I also read the playscript adapted by Harold Pinter and Di Trevis from his The Proust Screenplay called Remembrance Of Things Past.
The playscript has all the problems of the screenplay and worse, i.e. it tries to cover too much of the novel and becomes even more choppy. There are obvious short cuts in dialogue that make those-who-know-the-novel blush. Furthermore the playscript only quotes Proust in the third person of his characters; it ignores the voice that that he is famous for: his older reflective Narrator in the first person.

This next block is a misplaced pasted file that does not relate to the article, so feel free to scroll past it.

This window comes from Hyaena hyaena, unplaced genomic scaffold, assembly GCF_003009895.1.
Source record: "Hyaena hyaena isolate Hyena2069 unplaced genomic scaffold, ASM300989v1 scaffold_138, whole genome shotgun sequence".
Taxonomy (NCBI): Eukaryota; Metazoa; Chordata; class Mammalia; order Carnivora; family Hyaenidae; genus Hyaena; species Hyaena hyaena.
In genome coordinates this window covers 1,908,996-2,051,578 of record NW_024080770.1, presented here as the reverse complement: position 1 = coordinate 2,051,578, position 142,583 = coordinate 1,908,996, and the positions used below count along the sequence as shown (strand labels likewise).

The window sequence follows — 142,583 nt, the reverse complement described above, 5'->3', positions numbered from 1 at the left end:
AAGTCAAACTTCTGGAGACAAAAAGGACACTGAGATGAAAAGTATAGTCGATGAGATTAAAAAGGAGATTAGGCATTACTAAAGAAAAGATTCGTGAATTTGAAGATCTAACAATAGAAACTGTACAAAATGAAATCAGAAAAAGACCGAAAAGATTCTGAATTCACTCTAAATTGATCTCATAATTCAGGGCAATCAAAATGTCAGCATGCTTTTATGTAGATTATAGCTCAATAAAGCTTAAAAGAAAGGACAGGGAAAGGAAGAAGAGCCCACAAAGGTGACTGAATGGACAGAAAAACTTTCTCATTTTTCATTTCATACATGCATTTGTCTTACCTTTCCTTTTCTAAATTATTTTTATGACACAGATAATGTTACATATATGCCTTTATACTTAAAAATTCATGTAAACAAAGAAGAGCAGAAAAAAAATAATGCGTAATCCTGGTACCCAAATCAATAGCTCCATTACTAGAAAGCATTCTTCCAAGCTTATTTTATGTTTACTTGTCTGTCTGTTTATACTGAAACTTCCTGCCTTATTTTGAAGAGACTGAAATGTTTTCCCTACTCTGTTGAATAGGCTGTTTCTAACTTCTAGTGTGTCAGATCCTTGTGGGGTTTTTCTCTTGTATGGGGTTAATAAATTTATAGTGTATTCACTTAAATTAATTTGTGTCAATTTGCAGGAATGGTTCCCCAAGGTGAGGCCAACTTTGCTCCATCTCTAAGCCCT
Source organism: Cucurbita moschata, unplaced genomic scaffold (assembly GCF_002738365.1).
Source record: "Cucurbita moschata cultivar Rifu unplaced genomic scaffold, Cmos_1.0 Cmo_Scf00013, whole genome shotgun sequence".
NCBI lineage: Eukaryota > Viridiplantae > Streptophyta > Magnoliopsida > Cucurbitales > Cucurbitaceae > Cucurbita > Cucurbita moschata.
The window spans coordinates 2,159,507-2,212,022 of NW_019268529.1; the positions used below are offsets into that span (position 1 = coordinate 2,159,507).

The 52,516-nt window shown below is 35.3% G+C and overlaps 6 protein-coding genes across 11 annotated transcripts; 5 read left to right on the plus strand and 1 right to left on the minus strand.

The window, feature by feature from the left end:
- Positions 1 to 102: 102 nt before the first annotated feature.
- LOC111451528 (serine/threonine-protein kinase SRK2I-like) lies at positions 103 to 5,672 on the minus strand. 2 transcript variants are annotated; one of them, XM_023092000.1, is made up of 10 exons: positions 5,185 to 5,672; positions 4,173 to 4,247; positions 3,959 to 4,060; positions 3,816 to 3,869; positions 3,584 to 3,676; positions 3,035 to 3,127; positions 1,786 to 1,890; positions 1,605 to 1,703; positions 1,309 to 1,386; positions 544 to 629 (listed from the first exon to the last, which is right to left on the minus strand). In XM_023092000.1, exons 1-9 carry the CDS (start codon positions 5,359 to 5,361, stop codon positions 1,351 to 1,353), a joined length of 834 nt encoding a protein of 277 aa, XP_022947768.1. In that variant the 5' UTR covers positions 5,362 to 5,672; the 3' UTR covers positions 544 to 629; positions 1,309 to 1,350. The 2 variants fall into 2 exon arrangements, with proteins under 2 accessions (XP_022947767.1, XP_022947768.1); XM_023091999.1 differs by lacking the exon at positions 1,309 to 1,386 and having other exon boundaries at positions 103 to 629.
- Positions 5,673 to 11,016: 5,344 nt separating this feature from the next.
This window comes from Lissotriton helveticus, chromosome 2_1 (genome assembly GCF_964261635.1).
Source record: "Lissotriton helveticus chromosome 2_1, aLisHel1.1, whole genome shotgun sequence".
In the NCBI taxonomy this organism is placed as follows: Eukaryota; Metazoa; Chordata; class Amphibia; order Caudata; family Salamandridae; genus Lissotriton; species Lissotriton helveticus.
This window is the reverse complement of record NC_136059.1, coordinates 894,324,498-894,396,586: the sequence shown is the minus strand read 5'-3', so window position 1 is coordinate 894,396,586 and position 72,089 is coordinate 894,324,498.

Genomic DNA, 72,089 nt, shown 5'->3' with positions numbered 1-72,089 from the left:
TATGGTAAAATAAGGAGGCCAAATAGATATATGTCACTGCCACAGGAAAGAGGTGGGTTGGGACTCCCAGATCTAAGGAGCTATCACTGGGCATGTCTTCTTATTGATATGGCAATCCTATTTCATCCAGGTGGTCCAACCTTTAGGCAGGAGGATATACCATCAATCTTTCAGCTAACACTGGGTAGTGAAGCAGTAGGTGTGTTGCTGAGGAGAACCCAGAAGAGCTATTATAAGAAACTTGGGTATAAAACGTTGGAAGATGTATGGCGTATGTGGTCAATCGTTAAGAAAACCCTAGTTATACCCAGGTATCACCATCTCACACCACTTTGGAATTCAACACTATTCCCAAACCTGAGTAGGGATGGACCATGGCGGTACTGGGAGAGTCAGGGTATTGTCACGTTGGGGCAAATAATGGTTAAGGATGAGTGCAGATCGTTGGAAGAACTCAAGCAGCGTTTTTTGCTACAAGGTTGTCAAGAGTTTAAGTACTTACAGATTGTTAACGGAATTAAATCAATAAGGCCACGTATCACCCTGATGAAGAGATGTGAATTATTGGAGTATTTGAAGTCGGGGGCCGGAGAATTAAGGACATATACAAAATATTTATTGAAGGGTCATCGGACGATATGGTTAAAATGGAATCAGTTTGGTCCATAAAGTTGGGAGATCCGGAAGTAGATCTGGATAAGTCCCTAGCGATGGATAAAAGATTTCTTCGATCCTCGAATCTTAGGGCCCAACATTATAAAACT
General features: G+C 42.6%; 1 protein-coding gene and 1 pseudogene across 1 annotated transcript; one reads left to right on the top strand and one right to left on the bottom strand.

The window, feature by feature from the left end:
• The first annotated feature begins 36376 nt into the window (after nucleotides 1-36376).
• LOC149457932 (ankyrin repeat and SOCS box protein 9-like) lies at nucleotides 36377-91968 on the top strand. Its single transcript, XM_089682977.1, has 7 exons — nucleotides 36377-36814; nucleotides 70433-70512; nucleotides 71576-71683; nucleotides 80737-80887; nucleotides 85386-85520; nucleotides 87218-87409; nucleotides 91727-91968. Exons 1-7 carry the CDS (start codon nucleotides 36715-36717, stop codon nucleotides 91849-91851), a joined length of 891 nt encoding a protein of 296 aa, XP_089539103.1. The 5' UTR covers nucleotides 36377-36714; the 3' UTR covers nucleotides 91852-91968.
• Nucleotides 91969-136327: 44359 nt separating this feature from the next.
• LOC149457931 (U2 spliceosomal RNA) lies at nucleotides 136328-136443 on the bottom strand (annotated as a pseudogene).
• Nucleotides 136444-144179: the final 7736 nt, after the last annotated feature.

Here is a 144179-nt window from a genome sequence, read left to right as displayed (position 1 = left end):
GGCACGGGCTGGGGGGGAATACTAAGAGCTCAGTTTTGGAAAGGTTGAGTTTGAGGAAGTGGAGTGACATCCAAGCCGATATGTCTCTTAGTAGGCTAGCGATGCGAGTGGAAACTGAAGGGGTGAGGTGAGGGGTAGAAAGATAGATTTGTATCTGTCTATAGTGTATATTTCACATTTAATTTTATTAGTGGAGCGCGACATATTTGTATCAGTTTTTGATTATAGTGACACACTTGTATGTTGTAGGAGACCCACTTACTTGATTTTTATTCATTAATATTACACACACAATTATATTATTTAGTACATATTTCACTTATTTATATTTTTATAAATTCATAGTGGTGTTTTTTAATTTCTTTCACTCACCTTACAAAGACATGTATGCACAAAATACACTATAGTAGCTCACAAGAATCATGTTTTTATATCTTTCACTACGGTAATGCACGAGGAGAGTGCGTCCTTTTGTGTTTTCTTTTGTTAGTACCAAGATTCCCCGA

Because it was a produced play (in 2000 at the Cottesloe Theatre at the Royal National Theatre) it necessarily ignores the voice that Proust is remembered for; there is no space for his older Narrator except in a chorus like the Greek (Aeschylus, etc.) tragedies or possibly in the more modern musicals.